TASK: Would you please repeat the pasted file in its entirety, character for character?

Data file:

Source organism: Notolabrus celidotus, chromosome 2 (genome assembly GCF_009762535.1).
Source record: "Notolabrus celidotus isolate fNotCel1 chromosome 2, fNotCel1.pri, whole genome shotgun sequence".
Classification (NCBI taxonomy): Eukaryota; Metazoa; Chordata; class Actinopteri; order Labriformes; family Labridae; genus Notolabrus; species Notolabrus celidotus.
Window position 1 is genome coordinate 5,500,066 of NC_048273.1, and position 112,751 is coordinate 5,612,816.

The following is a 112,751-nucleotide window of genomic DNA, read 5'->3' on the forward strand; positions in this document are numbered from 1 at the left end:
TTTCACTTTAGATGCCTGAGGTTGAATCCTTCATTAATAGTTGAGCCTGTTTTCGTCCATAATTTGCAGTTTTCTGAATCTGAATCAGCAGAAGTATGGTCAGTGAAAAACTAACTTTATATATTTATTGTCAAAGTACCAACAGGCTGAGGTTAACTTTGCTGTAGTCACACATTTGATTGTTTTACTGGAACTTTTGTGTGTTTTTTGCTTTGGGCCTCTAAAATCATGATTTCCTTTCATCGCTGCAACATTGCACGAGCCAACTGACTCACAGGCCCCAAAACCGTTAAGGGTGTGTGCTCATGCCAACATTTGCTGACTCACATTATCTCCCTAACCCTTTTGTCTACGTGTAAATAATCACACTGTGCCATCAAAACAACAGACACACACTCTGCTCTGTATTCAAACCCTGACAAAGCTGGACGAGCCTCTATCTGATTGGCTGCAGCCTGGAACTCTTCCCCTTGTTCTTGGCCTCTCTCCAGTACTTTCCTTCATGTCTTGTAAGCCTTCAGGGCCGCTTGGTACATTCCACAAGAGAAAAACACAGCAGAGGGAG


Source organism: Notolabrus celidotus, chromosome 2 (genome assembly GCF_009762535.1).
Source record: "Notolabrus celidotus isolate fNotCel1 chromosome 2, fNotCel1.pri, whole genome shotgun sequence".
Classification (NCBI taxonomy): Eukaryota; Metazoa; Chordata; class Actinopteri; order Labriformes; family Labridae; genus Notolabrus; species Notolabrus celidotus.
Window position 1 is genome coordinate 5,500,066 of NC_048273.1, and position 112,751 is coordinate 5,612,816.

The following is a 112,751-nucleotide window of genomic DNA, read 5'->3' on the forward strand; positions in this document are numbered from 1 at the left end:
TTTCACTTTAGATGCCTGAGGTTGAATCCTTCATTAATAGTTGAGCCTGTTTTCGTCCATAATTTGCAGTTTTCTGAATCTGAATCAGCAGAAGTATGGTCAGTGAAAAACTAACTTTATATATTTATTGTCAAAGTACCAACAGGCTGAGGTTAACTTTGCTGTAGTCACACATTTGATTGTTTTACTGGAACTTTTGTGTGTTTTTTGCTTTGGGCCTCTAAAATCATGATTTCCTTTCATCGCTGCAACATTGCACGAGCCAACTGACTCACAGGCCCCAAAACCGTTAAGGGTGTGTGCTCATGCCAACATTTGCTGACTCACATTATCTCCCTAACCCTTTTGTCTACGTGTAAATAATCACACTGTGCCATCAAAACAACAGACACACACTCTGCTCTGTATTCAAACCCTGACAAAGCTGGACGAGCCTCTATCTGATTGGCTGCAGCCTGGAACTCTTCCCCTTGTTCTTGGCCTCTCTCCAGTACTTTCCTTCATGTCTTGTAAGCCTTCAGGGCCGCTTGGTACATTCCACAAGAGAAAAACACAGCAGAGGGAG